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Bolivia to improve public administration with $30 million IDB financing

Bolivia will start a program to improve budget management and control public expenditure with a $30 million loan approved by the Inter-American Development Bank (IDB).

The program will be implemented both at central and subnational government levels. It will strengthen the budget process, foster integration of information systems, and improve public expenditure controls, a move that will increase transparency and step up the fight against corruption.

The lending, second in a series of three policy-based loans aimed at promoting the country's development, seeks to build on the achievements of the first operation for the sector –a $15 million loan approved in 2005–, and align the program's actions with the new Bolivian Constitution in place since 2009.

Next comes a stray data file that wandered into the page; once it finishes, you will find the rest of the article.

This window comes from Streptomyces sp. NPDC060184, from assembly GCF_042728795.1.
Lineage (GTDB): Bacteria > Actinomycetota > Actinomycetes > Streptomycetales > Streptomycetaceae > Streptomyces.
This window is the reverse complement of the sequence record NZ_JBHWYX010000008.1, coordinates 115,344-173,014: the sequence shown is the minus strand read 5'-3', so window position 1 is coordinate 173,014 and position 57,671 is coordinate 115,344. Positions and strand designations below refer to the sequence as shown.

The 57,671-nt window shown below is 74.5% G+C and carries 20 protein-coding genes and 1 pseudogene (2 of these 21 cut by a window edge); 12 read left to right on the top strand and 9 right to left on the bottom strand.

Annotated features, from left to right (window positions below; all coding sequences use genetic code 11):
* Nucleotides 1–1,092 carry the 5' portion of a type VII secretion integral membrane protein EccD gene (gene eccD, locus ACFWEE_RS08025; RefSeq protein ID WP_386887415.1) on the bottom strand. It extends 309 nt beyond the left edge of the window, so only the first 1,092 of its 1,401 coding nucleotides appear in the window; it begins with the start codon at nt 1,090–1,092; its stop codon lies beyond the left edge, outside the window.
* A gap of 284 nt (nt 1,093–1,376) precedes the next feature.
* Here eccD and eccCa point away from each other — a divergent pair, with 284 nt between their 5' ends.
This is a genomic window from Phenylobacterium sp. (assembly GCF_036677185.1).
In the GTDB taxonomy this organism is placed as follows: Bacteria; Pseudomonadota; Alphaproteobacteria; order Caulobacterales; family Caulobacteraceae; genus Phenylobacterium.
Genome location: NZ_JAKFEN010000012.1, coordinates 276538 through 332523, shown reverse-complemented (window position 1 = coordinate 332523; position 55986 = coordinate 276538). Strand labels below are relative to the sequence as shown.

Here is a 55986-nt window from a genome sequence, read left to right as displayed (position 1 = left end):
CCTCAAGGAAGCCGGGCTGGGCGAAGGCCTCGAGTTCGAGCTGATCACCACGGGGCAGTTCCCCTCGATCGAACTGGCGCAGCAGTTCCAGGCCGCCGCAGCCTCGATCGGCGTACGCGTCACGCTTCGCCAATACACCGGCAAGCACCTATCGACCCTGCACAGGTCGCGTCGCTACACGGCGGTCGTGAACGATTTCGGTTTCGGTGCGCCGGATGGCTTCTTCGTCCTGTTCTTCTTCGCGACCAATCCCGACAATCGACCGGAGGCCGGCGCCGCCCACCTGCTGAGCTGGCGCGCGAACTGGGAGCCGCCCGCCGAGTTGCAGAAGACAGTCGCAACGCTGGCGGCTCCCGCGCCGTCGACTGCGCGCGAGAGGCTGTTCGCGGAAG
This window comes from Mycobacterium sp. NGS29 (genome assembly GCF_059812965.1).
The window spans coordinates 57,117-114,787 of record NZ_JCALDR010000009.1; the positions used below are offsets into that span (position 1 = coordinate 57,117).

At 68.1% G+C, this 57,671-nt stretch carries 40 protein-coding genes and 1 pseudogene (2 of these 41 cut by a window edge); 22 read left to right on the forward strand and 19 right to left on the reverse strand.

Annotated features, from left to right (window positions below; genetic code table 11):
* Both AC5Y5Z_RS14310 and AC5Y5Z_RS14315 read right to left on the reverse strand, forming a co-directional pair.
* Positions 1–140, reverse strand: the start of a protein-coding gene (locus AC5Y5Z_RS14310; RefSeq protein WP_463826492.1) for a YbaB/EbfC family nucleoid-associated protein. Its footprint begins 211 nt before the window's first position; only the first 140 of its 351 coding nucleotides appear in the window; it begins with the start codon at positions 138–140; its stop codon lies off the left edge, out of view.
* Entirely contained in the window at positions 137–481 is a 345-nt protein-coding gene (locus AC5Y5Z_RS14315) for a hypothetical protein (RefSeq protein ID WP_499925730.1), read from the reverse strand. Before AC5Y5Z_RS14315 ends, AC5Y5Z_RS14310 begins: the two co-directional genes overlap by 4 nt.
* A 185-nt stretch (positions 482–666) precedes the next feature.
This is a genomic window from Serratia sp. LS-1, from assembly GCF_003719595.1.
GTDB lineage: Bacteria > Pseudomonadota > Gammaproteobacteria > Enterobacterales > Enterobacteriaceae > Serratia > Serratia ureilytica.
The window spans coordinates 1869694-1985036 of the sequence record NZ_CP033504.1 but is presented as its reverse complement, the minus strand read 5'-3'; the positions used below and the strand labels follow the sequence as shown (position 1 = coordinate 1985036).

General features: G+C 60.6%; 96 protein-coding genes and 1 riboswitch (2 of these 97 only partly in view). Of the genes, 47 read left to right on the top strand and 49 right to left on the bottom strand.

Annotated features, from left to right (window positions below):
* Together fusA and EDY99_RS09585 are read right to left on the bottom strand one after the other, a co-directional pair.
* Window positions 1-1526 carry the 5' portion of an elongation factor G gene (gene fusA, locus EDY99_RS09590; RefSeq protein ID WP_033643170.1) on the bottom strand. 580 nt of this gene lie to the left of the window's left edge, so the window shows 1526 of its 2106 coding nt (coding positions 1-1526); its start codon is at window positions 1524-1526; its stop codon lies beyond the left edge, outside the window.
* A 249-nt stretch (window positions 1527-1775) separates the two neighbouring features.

The specific goals of the second operation include:

  • Improving coordination and integration of the budget cycle stages, strengthening decision-making systems, and fine-tuning mechanisms aimed at improving public sector management.
  • Consolidating the use of financial administration and budget management tools that meet the needs of the central and subnational governments.
  • Enhancing the quality of information and monitoring of the main public expenditure components.
  • Improving transparency and accountability, promoting access to information and social supervision, and discouraging corruption in the public administration.

The financial package includes a $21 million loan for a 30-year term with a 5½ year grace period at a variable interest rate based on LIBOR, and a $9 million concessional credit for a 40-year term with a 40-year grace period and 0.25% interest rate.